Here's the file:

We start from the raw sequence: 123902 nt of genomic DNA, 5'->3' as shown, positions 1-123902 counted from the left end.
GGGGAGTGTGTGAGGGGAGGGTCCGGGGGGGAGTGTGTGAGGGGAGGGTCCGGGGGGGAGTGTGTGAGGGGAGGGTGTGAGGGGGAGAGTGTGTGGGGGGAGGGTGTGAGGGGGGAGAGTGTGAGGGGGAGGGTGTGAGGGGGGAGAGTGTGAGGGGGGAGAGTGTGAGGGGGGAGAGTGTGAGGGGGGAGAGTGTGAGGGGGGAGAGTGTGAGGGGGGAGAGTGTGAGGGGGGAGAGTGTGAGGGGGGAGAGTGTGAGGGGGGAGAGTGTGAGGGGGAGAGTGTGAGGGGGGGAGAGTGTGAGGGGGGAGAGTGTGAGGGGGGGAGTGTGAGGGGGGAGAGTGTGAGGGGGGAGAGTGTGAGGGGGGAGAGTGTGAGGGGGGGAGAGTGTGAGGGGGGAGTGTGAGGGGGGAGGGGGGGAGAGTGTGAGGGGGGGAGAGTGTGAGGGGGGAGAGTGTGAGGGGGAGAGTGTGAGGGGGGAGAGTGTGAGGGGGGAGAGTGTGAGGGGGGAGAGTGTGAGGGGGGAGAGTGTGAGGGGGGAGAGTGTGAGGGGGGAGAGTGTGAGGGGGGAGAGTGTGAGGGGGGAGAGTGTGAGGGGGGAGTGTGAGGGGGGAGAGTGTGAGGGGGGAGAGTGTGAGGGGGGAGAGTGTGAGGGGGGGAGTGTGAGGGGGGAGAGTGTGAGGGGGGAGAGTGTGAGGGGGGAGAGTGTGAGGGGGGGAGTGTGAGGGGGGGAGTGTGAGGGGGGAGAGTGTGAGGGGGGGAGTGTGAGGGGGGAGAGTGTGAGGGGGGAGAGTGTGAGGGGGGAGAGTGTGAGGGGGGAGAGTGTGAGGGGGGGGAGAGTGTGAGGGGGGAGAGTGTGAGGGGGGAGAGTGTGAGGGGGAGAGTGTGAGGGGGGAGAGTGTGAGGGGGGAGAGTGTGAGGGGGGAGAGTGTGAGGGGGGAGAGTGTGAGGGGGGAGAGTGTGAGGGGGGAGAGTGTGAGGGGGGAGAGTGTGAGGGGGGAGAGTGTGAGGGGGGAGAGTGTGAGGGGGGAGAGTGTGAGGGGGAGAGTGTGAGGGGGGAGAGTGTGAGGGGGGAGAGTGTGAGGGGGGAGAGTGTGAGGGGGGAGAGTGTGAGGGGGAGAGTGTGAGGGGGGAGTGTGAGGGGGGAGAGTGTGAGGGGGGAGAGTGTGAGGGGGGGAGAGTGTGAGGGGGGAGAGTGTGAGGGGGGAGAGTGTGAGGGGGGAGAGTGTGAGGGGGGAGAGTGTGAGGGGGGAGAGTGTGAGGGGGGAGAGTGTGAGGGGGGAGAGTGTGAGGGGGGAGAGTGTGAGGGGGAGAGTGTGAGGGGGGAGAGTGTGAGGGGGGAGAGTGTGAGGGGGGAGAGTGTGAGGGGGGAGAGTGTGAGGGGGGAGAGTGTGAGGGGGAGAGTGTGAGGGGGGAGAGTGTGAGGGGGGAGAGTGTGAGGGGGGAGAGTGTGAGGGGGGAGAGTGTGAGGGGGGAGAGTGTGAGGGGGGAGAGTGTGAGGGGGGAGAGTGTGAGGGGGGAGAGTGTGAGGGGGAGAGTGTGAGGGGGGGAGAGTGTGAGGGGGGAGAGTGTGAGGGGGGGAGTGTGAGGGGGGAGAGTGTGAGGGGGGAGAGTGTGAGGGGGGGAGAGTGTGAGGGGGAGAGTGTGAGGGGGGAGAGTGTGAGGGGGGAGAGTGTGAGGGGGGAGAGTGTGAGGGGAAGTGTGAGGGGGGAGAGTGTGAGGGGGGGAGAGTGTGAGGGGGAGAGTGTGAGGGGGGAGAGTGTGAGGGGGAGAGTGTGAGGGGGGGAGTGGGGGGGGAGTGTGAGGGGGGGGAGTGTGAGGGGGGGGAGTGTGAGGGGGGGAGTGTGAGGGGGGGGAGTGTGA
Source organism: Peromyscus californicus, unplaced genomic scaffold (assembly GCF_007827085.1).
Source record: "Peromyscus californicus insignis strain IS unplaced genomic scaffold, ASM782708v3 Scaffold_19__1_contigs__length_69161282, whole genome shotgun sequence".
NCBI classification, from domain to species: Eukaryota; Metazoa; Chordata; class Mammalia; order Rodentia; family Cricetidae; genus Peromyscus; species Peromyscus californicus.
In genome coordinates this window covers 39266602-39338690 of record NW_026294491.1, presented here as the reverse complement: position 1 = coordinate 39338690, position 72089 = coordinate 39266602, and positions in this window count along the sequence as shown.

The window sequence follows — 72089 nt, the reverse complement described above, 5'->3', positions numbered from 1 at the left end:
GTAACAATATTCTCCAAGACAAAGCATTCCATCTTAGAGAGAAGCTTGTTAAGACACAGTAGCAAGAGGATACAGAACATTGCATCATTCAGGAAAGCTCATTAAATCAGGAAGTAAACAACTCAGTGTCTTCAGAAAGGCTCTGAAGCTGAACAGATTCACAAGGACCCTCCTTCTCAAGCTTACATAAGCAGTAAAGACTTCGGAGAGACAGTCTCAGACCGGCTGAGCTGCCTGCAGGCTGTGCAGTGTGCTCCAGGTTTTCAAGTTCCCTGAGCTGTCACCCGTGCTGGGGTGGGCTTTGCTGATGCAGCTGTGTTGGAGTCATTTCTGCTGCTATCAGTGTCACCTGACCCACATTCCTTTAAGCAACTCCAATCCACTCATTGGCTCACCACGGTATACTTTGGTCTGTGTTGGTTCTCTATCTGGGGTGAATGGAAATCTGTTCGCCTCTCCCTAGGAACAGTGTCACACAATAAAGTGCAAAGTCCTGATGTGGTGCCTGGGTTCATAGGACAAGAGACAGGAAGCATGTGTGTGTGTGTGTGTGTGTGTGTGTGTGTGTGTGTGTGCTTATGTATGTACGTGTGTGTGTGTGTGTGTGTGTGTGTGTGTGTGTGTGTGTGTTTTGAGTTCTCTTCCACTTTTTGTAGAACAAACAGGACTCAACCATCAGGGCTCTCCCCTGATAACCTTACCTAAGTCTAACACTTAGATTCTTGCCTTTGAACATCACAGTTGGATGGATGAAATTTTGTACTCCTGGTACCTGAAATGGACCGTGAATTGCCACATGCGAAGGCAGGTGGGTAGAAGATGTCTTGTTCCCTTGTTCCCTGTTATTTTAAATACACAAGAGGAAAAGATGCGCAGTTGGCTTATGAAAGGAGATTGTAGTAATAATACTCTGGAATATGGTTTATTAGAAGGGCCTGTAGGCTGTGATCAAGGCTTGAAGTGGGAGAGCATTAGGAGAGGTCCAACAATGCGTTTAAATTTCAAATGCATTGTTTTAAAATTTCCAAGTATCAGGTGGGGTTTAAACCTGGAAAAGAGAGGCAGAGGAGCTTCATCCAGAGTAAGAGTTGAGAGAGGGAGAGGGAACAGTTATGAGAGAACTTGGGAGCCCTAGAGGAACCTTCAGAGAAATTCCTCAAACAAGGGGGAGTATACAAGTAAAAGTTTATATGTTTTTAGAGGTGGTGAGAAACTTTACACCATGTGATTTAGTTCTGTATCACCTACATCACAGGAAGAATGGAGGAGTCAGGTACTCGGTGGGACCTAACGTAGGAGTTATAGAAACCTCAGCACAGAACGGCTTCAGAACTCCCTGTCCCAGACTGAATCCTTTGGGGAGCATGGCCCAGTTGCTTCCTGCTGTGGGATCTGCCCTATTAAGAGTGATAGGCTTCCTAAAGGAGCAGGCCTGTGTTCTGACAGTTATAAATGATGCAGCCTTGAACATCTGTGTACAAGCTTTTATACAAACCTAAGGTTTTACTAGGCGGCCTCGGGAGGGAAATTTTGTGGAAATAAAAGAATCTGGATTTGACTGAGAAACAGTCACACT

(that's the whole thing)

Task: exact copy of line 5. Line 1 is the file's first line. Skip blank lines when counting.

NCBI classification, from domain to species: Eukaryota; Metazoa; Chordata; class Mammalia; order Rodentia; family Cricetidae; genus Peromyscus; species Peromyscus californicus.